60-days escrow may turn off some sellers who want to close a deal sooner. If they're in a hurry to close escrow and move on, they may even prefer 30 days or less.
If you're competing with another buyer, a longer escrow period weakens your offer.
it also raises questions about your ability to close (lack of funds? borrowing from friends and relatives, and needing time to "season" the money in your account?)
But as stated below, you must be able to have your ducks in a row and actually be prepared to close in the time period you choose.
As several professionals below have stated, a 60 day rate lock costs more than a 30 day rate lock in most cases. However, note that you do not have to lock your rate the day you go into escrow. In other words, you can have a 60 escrow, and then 30 days into it, you can choose to lock your rate with your lender. Of course, you run the risk that rates could go higher during that time frame, but by that logic they could also stay the same or go lower.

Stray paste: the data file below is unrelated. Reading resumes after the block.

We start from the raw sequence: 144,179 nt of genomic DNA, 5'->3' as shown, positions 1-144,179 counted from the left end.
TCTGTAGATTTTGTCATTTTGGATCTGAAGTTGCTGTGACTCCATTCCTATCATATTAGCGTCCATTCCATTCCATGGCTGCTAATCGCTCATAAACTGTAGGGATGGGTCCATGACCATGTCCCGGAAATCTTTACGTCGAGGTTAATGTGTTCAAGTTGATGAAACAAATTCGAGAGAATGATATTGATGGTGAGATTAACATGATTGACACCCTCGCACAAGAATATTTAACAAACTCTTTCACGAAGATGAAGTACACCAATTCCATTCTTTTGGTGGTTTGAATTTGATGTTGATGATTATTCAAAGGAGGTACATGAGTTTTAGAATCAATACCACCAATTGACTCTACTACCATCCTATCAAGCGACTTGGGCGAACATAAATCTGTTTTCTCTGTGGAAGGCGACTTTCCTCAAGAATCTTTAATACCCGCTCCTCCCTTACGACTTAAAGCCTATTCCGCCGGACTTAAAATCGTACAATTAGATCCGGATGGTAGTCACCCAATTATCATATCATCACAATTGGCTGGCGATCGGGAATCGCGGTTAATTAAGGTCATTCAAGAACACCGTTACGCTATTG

So, the point here is that rate locks and close of escrow do not need to share an equivalent time period.
Let me know if you have any questions.
@SS - go 45 days. The only reason I can think of as an advantage to go 60 is if you could not vacate your premises until then. My experience has been that the longer an escrow is open the more chance it all falls apart due to lending guideline changes, interest rate changes, etc.
So keep all of that in mind. Be prepared to follow through on whatever you promised, and make sure that you do everything that you can so that you're not the hold up. That's the best one can do.
From a buyer's perspective it is the cost of the loan. A lock in rate for 30 days is "normal". The longer you request a lock on the rate, the higher the potential cost of the loan. Now there is the potential that your loan lock expires and rates are lower but check with your loan officer to see the exact cost they would project for your specific situation.